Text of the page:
August 2, 2018

What's happening to oil prices?

By Dr Shane Oliver - Head Of Investment Strategy and Economics Chief Economist AMP Capital.

Australians can expect to pay more for petrol at the bowser as oil prices move higher in the short-term.

Yet the price rises won’t force the Reserve Bank to hike rates as a significant acceleration in inflation is unlikely.

Do I see the oil price continuing to surge higher? Short term, yes it could go a bit higher as global demand remains strong.

The cost of oil has risen sharply over the last year, with the price per barrel surging from $US45 to around $US70. The price rise paused on speculation that that OPEC will increase production. But the increases were less than expected and the oil rally resumed.

There are many factors driving higher oil prices. Global demand is strong because the global economy is strong. That demand has meant the world economy has burnt through excess supply and stock piles have declined.
OPEC cut back production a year or so ago, which further restricted supply (and nowow they’re increasing it again as demand picks up).

Some oil producers, including Libya, Venezuela and Canada, have had their supply disrupted. Iran’s supply to world markets is also under a cloud with the US seeking to reimpose sanctions.

There is a risk we’re going to see more upside with oil prices rising further.

That means Australian consumers will pay more at the bowser for petrol. Over the last year the typical household has had to spend $8 a week more on petrol. Higher petrol prices put upward pressure on inflation, but rising oil prices have an offsetting effect: consumers have less spending power.,There are two impacts: higher petrol prices but also less spending power. Higher oil prices are going to be a bit of a drag on consumer spending going forward.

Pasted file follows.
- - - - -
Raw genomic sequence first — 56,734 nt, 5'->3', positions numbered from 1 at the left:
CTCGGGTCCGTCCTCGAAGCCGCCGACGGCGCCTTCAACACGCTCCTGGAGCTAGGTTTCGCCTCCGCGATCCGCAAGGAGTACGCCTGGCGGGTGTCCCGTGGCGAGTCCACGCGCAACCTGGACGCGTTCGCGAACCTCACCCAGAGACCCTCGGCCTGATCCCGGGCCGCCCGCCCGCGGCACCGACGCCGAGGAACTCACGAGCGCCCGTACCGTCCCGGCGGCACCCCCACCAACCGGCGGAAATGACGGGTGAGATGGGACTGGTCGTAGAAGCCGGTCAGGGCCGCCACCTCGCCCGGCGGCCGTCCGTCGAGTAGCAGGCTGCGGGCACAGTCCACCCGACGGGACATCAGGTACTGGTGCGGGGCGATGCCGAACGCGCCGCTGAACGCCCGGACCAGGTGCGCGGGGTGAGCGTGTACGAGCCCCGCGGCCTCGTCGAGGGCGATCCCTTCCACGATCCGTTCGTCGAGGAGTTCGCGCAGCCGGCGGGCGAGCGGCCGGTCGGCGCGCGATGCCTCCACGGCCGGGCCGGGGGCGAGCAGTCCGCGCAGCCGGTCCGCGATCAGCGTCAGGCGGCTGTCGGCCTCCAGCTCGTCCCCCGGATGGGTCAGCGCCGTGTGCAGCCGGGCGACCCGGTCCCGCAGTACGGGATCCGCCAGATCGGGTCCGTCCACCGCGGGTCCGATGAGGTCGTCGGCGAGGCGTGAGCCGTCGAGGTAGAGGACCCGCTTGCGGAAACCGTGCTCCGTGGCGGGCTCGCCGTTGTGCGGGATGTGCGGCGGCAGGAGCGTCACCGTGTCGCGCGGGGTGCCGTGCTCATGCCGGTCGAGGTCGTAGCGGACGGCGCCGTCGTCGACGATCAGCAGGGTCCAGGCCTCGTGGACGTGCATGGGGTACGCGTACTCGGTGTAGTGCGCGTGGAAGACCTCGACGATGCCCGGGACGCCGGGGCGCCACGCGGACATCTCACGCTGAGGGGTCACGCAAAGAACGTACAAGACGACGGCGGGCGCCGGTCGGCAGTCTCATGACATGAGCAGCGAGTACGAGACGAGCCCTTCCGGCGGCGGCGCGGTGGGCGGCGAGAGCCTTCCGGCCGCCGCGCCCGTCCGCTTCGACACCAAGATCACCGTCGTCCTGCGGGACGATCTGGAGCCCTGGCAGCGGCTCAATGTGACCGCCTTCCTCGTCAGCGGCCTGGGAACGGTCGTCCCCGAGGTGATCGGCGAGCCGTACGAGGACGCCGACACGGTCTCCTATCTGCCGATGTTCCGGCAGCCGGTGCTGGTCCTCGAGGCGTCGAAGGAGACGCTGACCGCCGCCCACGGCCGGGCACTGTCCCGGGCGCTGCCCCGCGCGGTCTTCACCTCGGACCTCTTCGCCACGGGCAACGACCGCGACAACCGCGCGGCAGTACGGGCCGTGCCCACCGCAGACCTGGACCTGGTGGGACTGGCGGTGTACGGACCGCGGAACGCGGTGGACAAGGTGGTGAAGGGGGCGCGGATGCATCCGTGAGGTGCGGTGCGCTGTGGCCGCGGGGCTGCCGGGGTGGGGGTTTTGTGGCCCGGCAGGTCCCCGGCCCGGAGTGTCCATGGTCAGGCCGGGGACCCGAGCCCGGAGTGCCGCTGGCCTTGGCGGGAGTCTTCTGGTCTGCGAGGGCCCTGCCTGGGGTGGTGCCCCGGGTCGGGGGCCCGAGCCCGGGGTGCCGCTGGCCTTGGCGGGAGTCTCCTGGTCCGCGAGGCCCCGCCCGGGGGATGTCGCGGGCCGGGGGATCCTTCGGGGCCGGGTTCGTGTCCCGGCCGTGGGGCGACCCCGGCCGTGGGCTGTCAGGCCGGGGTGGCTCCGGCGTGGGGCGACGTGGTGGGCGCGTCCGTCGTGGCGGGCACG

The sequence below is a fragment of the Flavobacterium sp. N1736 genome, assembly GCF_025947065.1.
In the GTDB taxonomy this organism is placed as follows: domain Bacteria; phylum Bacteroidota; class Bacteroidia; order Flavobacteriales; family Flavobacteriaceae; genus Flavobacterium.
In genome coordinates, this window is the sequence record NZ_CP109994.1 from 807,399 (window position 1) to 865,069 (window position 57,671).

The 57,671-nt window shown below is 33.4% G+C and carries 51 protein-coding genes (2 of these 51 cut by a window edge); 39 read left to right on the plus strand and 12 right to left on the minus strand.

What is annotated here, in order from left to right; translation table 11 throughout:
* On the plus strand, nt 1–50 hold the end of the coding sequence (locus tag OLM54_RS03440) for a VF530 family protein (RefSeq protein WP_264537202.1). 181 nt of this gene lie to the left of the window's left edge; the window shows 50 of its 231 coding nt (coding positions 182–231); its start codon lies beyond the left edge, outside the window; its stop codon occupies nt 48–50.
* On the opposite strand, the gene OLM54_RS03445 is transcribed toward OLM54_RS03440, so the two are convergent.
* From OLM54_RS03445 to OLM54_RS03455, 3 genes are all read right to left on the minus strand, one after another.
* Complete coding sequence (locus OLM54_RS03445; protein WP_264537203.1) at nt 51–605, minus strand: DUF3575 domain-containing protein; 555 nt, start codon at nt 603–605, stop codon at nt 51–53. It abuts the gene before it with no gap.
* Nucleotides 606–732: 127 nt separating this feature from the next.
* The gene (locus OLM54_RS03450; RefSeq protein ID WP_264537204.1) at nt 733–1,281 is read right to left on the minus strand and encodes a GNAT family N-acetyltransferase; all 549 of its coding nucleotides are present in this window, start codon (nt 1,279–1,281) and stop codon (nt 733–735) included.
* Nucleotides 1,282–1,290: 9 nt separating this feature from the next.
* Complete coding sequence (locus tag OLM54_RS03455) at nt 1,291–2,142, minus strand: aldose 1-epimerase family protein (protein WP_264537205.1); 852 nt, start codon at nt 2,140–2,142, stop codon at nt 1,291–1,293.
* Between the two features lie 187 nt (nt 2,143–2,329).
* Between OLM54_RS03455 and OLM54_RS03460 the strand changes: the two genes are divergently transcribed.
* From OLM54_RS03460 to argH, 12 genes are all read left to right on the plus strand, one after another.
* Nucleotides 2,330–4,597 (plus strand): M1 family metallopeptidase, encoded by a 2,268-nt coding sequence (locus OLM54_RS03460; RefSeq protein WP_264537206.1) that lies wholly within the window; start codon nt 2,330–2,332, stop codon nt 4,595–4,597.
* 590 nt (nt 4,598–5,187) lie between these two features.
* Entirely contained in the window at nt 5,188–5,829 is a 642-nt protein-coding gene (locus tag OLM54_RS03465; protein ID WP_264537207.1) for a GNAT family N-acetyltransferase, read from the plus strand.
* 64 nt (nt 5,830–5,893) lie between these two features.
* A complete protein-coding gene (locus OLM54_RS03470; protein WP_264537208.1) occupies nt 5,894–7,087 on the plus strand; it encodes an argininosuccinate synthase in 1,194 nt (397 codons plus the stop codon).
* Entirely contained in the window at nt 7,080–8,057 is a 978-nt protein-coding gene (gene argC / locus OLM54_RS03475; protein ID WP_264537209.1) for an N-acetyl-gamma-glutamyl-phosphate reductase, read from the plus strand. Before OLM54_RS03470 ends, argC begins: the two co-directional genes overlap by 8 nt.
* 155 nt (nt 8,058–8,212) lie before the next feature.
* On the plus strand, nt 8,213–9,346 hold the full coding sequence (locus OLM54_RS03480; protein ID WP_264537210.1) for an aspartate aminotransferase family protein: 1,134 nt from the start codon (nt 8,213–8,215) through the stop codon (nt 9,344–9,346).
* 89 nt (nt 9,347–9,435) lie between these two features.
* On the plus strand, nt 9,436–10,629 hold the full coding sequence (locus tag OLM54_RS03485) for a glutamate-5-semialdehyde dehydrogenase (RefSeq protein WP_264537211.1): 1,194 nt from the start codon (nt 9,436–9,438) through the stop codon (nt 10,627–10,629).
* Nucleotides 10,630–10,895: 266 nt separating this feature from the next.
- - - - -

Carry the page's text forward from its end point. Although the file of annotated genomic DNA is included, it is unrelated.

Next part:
That weaker consumer spending will balance the inflationary effects of higher petrol prices. Ultimately, I don’t see a huge flow-on to inflation [from higher oil prices]. And I don’t see the RBA jumping in there and raising interest rates.

Oil price rises will ultimately be capped because higher prices will accelerate a shift to alternatives, and supply will increase as producers ramp up production to benefit from higher profits. As a result, we don’t see the oil price pushing up to the levels we saw last decade when it got to around $US140 per barrel.

Still, at the end of the day higher oil prices are a drag on growth, particularly for Australian consumers and that is something worth keeping an eye on.